Semi-dramatic reading…you’ve been warned, folks…
Yesterday, I finished reading a selection of letters written by Emily Dickinson (1830–1886). I read some of her best poems in my latest podcast episode, but really, her letters are even more interesting, showing us a glimpse of one woman’s life in mid-19th-century America. Here are some of the most memorable quotes from those letters.
|This picture is unauthenticated but believed to show Emily Dickinson (left) and one of her friends, Kate Scott Turner, to whom some of the letters were addressed|
How do you enjoy your school this term? Are the teachers as pleasant as our old school-teachers? I expect you have a great many prim, starched up young ladies there, who, I doubt not, are perfect models of propriety and good behavior. If they are, don’t let your free spirit be chained by them.
Many of the girls have received very beautiful ones; and I have not quite done hoping for one. Surely my friend Thomas has not lost all his former affection for me! I entreat you to tell him I am pining for a valentine.
When I know of anything funny I am just as apt to cry, far more so than to laugh, for I know who loves jokes best, and who is not here to enjoy them. We don’t have many jokes, though, now, it is pretty much all sobriety; and we do not have much poetry, father having made up his mind that it’s pretty much all real life. Father’s real life and mine sometimes come into collision but as yet escape unhurt…
…I thought of you all last week, until the world grew rounder than it sometimes is, and I broke several dishes.
[Father] gave me quite a trimming about “Uncle Tom” and “Charles Dickens” and those “modern literati” who, he says, are nothing, compared to past generations who flourished when he was a boy…so I’m quite in disgrace at present…
We have at present on cat, and twenty-four hens, who do nothing so vulgar as lay an egg, which checks the ice-cream tendency.
And so much lighter than day was it, that I saw a caterpillar measure a leaf far down in the orchard; and Vinnie kept saying bravely, “It’s only the fourth of July.”…Vinnie’s “only the fourth of July” I shall always remember. I think she will tell us so when we die, to keep us from being afraid.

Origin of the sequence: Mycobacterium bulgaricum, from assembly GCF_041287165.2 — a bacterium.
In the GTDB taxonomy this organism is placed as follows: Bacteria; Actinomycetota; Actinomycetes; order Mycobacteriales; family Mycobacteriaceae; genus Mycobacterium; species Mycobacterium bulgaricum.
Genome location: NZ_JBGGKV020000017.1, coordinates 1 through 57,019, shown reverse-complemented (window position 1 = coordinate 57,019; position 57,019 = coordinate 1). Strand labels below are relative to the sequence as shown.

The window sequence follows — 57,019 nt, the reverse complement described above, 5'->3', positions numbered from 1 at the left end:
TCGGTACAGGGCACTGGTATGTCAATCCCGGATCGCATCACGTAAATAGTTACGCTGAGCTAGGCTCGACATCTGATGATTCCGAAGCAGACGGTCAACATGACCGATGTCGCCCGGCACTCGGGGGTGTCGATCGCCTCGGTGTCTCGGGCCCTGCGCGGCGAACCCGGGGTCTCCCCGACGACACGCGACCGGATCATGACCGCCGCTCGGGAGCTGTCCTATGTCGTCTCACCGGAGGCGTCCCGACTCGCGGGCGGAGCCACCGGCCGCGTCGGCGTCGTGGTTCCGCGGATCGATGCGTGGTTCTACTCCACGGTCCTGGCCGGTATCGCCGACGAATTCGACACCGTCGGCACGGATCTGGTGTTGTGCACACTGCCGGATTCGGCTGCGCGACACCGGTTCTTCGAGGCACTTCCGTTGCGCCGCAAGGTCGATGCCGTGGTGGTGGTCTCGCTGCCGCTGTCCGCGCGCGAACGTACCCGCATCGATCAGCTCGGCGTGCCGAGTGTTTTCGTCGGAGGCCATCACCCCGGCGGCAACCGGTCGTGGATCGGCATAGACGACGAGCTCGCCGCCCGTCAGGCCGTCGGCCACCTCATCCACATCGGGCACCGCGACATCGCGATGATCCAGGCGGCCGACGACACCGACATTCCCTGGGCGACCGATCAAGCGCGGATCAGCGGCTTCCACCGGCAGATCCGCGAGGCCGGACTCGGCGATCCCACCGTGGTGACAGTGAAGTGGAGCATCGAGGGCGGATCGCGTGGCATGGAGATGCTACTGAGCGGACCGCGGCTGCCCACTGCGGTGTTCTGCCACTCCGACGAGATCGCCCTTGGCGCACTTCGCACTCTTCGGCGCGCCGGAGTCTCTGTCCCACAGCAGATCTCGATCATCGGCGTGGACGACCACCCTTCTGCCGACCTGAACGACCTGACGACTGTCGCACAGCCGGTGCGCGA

The last April that father lived, lived I mean below, there were several snow-storms, and the birds were so frightened and cold, they sat by the kitchen door. Father went to the barn in his slippers and came back with a breakfast of grain for each, and hid himself while he scattered it, lest it embarrass them.
Your bond to your brother reminds me of mine to my sister – early, earnest, indissoluble.
We pray to Him, and He answers “No.” Then we pray to Him to rescind the “no,” and He don’t answer at all, yet “Seek and ye shall find” is the boon of faith.
Though I’ve read a fair bit of 19th-century literature, Emily Dickinson’s letters showed me another side of it, through one woman’s life challenges and her own inner struggles. Some of it made me smile, and some of it was heartbreaking.
I’m again reminded what a blessing the internet can be and is for those of us who live more introverted lives. The ability to communicated with like-minded people across timezones and geography is so powerful. It staves off some of the profound loneliness which people, especially women, have endured in times past, while bringing more perspective to our own ideas of the world.
She left us with over 1,000 poems, full of vibrant imagery and even more mysteries. Join me as I search for the real Emily Dickinson behind the legend, examining her life story and reading such gems as “I died for beauty” and “A bird came down the walk.”